Putin to ramp up defence spending as war drags on 'at expense of economy'
The British Defence Ministry reported that Russia is set to dramatically increase its defence spending in 2024, a worrying sign Moscow is preparing to continue its fight in Ukraine for years to come.
Mentioning documents "apparently leaked from Russia’s Finance Ministry", the UK's MoD said in its latest intelligence update shared on X, formerly Twitter, that "Russia’s defence spending is set to surge to approximately 30 percent of total public expenditure in 2024.".
The assessment continued: "The ministry proposes a defence budget of 10.8 trillion roubles, equivalent to approximately 6 percent of GDP and a 68 percent increase over 2023."
Russia, Britain's MoD believes, can bear the brunt of a similar level of defence spending through the next year, "but only at the expense of the wider economy".
The assessment also warned such a dramatic demand on the wider economy signals the Kremlin wants its troops to remain on the Ukrainian battlefields for years.
"This follows public comments by Defence Minister Sergei Shoigu on 27 September 2023, suggesting he was prepared for the conflict to continue into 2025."
Mr Shoigu told Russian top military commanders during a meeting last week that their army "continues increasing its combat capacity".
He continued: "Consistent implementation of measures within the framework of the action plan until 2025 will allow us to achieve the intended goals."
Last winter, it also emerged the president wanted to bolster his country's armed forces from 1.15 million to 1.5 million combat personnel.
Putin ordered the invasion of Ukraine in February last year. Following a lightning advance on Kyiv, many Russian commentators expected Volodymyr Zelensky's government and army to capitulate and concede defeat in just days.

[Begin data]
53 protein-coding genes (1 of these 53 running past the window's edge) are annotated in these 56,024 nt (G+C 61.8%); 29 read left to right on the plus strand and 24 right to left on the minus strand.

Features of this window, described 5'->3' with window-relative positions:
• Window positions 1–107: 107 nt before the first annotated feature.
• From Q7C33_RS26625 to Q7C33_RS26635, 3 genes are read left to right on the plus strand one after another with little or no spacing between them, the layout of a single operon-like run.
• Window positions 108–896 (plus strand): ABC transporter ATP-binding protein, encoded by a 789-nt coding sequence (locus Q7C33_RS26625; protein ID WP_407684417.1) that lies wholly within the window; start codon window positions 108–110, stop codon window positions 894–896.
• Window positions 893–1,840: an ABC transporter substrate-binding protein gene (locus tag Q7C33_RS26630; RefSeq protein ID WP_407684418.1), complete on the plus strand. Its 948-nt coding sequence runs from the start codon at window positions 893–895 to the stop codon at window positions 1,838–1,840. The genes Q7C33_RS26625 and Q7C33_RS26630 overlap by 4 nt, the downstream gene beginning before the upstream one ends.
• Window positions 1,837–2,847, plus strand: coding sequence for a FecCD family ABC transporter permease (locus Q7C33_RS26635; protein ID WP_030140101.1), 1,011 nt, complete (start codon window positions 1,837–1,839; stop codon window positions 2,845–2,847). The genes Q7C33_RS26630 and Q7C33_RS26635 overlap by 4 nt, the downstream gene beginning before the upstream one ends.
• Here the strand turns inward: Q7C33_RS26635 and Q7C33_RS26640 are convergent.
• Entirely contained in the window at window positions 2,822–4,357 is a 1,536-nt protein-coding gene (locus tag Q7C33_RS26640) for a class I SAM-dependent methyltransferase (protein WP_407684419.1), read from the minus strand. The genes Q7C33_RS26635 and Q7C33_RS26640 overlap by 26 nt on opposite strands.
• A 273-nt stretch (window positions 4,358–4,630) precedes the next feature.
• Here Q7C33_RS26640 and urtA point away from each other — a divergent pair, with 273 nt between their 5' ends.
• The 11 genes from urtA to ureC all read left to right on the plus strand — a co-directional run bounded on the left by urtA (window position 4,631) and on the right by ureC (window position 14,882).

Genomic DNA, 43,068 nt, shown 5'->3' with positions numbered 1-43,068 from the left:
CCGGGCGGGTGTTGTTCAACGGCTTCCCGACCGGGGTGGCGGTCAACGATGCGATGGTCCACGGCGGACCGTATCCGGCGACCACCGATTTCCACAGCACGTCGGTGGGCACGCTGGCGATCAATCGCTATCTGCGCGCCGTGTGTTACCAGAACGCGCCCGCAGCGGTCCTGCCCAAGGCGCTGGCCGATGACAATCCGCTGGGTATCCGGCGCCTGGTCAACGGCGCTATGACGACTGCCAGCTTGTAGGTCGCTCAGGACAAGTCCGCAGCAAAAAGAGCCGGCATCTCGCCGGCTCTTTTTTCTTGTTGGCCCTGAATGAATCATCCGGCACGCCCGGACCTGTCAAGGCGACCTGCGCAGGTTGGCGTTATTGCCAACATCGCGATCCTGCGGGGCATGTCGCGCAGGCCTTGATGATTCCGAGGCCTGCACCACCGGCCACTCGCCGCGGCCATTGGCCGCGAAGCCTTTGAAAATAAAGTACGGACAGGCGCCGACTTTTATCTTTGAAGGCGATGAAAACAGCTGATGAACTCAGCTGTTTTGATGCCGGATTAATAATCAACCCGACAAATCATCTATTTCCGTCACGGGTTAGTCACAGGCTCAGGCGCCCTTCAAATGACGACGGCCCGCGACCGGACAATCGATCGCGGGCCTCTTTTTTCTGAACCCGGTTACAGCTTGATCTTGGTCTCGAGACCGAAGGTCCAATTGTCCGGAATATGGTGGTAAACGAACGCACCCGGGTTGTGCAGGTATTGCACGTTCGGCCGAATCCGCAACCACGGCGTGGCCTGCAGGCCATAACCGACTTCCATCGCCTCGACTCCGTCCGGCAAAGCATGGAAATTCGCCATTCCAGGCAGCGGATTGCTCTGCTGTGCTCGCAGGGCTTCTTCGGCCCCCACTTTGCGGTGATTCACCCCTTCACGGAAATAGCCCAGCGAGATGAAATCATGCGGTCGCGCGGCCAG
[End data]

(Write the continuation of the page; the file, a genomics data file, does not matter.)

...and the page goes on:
While Russian air strikes regularly target several areas across Ukraine, the ground fighting has been focused in recent months on the southern and eastern fronts, where Kyiv is trying to gain back territories occupied and illegally annexed by Moscow.
México is swimming against a tide of Western crackdowns on Russian espionage. While more than 600 suspected spies have been expelled from Russian embassies across Europe since its invasion of Ukraine in February 2022, the Mexican government in recent months has authorized 37 new diplomats in the Russian Embassy in Mexico City on top of the 49 already there, for a staggering 86, according to the foreign ministry´s Directory of Foreign Missions (which is no longer available to the public but I obtained). Russia currently has by far the largest diplomatic contingent than any other legation in Mexico City, including the American Embassy, which has 46 diplomats, not including diplomatic personnel in their nine consulates across the country.